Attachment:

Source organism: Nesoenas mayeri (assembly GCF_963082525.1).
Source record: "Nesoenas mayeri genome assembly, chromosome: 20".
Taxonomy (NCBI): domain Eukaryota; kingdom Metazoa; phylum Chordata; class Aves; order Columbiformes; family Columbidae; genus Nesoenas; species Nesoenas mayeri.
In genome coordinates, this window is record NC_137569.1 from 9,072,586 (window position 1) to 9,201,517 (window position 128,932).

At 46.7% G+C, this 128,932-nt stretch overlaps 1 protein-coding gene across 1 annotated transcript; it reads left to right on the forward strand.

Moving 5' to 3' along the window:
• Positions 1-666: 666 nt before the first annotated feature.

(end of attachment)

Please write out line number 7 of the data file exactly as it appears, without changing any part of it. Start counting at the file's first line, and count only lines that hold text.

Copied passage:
• Positions 1-666: 666 nt before the first annotated feature.